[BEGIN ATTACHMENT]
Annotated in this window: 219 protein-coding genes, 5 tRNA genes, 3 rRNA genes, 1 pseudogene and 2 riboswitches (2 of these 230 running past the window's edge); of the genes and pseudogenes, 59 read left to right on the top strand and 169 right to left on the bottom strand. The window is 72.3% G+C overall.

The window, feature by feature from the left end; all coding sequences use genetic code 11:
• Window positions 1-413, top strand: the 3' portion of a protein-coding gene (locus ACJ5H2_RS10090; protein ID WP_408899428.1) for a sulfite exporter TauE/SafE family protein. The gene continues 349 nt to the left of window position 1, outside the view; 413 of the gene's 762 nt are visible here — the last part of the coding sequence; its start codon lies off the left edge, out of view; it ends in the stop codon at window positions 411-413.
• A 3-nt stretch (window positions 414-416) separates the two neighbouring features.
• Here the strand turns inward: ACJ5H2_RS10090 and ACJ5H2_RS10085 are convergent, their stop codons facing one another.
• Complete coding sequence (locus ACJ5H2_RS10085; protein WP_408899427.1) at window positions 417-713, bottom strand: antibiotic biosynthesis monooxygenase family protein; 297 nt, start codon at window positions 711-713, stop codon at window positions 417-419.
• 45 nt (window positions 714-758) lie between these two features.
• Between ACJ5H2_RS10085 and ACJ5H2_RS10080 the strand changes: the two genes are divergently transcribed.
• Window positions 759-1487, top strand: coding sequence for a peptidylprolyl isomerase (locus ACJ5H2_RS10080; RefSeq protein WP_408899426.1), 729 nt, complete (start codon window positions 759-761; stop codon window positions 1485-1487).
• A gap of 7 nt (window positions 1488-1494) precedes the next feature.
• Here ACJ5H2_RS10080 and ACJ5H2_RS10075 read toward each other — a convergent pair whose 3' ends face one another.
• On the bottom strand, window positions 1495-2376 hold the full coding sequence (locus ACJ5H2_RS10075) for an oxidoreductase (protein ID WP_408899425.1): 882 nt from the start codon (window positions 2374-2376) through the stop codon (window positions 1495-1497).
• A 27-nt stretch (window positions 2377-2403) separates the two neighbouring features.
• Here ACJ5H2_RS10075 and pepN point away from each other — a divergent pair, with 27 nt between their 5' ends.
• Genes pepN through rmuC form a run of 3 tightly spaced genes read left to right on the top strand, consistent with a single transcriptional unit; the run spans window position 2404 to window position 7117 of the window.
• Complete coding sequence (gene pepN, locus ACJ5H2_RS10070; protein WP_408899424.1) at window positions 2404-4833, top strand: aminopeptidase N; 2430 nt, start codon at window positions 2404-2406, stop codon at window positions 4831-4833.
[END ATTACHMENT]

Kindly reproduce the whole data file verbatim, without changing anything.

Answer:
Annotated in this window: 219 protein-coding genes, 5 tRNA genes, 3 rRNA genes, 1 pseudogene and 2 riboswitches (2 of these 230 running past the window's edge); of the genes and pseudogenes, 59 read left to right on the top strand and 169 right to left on the bottom strand. The window is 72.3% G+C overall.

The window, feature by feature from the left end; all coding sequences use genetic code 11:
• Window positions 1-413, top strand: the 3' portion of a protein-coding gene (locus ACJ5H2_RS10090; protein ID WP_408899428.1) for a sulfite exporter TauE/SafE family protein. The gene continues 349 nt to the left of window position 1, outside the view; 413 of the gene's 762 nt are visible here — the last part of the coding sequence; its start codon lies off the left edge, out of view; it ends in the stop codon at window positions 411-413.
• A 3-nt stretch (window positions 414-416) separates the two neighbouring features.
• Here the strand turns inward: ACJ5H2_RS10090 and ACJ5H2_RS10085 are convergent, their stop codons facing one another.
• Complete coding sequence (locus ACJ5H2_RS10085; protein WP_408899427.1) at window positions 417-713, bottom strand: antibiotic biosynthesis monooxygenase family protein; 297 nt, start codon at window positions 711-713, stop codon at window positions 417-419.
• 45 nt (window positions 714-758) lie between these two features.
• Between ACJ5H2_RS10085 and ACJ5H2_RS10080 the strand changes: the two genes are divergently transcribed.
• Window positions 759-1487, top strand: coding sequence for a peptidylprolyl isomerase (locus ACJ5H2_RS10080; RefSeq protein WP_408899426.1), 729 nt, complete (start codon window positions 759-761; stop codon window positions 1485-1487).
• A gap of 7 nt (window positions 1488-1494) precedes the next feature.
• Here ACJ5H2_RS10080 and ACJ5H2_RS10075 read toward each other — a convergent pair whose 3' ends face one another.
• On the bottom strand, window positions 1495-2376 hold the full coding sequence (locus ACJ5H2_RS10075) for an oxidoreductase (protein ID WP_408899425.1): 882 nt from the start codon (window positions 2374-2376) through the stop codon (window positions 1495-1497).
• A 27-nt stretch (window positions 2377-2403) separates the two neighbouring features.
• Here ACJ5H2_RS10075 and pepN point away from each other — a divergent pair, with 27 nt between their 5' ends.
• Genes pepN through rmuC form a run of 3 tightly spaced genes read left to right on the top strand, consistent with a single transcriptional unit; the run spans window position 2404 to window position 7117 of the window.
• Complete coding sequence (gene pepN, locus ACJ5H2_RS10070; protein WP_408899424.1) at window positions 2404-4833, top strand: aminopeptidase N; 2430 nt, start codon at window positions 2404-2406, stop codon at window positions 4831-4833.